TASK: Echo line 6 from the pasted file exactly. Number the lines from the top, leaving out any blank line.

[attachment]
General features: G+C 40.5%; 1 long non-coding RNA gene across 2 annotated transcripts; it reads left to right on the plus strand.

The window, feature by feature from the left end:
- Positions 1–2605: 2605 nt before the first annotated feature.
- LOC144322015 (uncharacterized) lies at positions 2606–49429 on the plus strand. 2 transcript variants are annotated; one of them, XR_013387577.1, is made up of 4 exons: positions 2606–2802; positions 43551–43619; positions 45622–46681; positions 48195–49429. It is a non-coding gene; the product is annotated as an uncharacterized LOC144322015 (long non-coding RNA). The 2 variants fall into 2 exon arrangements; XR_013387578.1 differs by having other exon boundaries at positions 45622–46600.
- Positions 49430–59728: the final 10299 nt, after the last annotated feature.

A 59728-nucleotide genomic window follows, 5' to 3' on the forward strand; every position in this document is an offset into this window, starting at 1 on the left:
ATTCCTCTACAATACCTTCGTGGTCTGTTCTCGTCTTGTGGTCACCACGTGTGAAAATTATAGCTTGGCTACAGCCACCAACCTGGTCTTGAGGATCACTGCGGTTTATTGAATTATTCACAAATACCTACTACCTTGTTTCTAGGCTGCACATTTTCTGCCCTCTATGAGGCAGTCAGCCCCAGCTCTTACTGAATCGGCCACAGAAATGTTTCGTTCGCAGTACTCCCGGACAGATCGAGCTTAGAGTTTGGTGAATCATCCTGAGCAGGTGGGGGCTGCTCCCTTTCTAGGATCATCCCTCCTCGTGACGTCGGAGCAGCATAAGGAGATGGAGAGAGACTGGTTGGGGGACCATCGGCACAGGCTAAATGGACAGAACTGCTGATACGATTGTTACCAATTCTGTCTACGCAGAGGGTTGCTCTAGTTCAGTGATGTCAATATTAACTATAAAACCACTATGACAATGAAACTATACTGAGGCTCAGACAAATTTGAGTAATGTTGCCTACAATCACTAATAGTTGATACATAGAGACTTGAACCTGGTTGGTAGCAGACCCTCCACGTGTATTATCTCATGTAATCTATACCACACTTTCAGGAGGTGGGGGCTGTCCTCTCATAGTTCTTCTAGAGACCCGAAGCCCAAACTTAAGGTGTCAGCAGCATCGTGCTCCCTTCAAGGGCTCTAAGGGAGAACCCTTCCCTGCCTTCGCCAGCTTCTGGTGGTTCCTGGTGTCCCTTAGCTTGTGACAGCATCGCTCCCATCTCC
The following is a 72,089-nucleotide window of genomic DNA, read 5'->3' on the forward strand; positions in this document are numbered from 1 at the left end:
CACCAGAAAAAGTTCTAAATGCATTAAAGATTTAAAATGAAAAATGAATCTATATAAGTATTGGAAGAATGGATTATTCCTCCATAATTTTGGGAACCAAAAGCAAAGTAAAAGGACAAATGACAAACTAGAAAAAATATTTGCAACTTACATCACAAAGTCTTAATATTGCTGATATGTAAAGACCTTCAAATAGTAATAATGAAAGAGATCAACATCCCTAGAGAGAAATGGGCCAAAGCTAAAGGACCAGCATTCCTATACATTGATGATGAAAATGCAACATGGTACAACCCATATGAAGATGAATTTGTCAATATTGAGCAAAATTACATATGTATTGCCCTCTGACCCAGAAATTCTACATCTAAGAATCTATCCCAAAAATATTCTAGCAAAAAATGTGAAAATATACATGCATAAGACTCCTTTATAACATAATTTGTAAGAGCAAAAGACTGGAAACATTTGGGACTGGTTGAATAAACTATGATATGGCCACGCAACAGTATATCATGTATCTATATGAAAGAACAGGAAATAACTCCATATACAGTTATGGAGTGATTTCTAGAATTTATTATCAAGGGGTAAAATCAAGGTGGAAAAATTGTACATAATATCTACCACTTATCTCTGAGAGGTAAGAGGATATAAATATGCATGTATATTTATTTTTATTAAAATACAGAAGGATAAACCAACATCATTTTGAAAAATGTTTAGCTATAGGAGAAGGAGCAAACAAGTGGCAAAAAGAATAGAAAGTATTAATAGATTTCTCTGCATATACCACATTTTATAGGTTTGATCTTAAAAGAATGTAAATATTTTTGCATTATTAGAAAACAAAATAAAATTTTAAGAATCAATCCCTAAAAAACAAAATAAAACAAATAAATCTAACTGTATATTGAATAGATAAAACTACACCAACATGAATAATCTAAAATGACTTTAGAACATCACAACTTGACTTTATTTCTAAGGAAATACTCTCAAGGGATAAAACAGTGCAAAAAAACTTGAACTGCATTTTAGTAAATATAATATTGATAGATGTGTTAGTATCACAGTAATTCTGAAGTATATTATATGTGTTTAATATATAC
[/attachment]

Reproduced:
A 59728-nucleotide genomic window follows, 5' to 3' on the forward strand; every position in this document is an offset into this window, starting at 1 on the left: